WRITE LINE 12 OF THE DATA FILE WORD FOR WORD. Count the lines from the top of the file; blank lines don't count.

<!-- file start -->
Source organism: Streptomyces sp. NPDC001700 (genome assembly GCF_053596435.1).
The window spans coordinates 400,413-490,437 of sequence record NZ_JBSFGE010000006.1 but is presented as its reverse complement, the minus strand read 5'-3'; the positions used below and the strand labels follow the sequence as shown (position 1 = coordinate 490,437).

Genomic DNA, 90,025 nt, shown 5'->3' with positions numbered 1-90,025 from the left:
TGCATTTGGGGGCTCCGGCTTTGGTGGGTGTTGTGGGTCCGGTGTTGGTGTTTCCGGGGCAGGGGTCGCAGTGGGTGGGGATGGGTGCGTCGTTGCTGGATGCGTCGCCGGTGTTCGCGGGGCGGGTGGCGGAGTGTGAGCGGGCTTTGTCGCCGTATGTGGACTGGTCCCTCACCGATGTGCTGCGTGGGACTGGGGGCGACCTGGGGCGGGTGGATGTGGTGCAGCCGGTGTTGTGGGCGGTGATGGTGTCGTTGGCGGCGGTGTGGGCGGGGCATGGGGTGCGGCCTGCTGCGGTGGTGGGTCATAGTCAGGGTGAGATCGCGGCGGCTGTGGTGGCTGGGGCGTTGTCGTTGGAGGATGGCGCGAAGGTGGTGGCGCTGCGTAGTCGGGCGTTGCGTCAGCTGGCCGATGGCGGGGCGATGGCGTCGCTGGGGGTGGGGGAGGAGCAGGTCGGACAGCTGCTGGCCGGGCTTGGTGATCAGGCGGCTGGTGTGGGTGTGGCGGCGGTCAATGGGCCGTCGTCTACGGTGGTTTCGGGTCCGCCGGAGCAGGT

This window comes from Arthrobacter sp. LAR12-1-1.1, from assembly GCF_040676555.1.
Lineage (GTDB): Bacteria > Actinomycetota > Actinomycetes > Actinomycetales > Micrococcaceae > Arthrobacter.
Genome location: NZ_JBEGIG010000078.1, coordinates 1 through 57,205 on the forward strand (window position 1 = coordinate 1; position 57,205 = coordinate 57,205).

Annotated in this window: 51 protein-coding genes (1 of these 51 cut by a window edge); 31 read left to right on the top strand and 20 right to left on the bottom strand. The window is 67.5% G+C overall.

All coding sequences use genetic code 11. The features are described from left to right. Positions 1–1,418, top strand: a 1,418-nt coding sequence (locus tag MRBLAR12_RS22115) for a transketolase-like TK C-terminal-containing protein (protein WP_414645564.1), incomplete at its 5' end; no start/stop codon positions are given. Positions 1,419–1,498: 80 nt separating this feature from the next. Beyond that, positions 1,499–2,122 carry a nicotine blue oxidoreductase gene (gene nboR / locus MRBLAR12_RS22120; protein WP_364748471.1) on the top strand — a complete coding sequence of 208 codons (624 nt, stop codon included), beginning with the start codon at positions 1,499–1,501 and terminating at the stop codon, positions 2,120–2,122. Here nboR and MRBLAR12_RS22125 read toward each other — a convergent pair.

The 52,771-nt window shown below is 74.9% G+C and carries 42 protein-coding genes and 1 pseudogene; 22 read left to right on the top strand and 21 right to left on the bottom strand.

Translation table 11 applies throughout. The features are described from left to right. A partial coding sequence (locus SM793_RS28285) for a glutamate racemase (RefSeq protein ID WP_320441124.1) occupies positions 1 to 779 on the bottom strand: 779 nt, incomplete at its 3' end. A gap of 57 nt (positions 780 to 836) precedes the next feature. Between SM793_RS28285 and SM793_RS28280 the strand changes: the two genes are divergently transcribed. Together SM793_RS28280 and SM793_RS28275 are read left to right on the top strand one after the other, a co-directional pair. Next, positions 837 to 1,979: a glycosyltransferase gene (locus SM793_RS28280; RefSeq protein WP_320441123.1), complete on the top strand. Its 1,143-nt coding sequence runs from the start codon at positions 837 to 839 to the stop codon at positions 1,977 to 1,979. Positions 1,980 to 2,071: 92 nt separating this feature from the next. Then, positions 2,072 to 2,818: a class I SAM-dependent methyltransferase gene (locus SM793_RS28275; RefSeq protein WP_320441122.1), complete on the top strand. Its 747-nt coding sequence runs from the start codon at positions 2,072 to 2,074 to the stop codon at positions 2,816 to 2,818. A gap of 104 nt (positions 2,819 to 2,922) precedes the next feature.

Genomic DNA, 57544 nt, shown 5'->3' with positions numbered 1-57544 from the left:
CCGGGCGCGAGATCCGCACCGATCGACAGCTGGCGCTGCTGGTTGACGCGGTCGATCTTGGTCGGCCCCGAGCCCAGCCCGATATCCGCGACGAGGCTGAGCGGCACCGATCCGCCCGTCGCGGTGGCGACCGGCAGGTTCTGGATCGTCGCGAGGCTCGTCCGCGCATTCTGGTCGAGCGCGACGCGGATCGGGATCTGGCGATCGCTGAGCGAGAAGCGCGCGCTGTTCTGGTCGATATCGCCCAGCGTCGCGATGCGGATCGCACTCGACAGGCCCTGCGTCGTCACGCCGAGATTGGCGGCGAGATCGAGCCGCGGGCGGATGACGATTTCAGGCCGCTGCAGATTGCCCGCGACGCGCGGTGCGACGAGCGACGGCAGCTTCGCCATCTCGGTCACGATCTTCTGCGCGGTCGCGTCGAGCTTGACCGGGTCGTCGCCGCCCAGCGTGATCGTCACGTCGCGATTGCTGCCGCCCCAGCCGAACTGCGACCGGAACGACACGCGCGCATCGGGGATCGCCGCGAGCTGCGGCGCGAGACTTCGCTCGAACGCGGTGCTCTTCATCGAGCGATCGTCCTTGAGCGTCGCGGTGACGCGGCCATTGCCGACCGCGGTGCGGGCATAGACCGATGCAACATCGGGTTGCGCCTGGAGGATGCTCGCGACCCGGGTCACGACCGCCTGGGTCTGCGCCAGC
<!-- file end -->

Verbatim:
Genomic DNA, 57544 nt, shown 5'->3' with positions numbered 1-57544 from the left: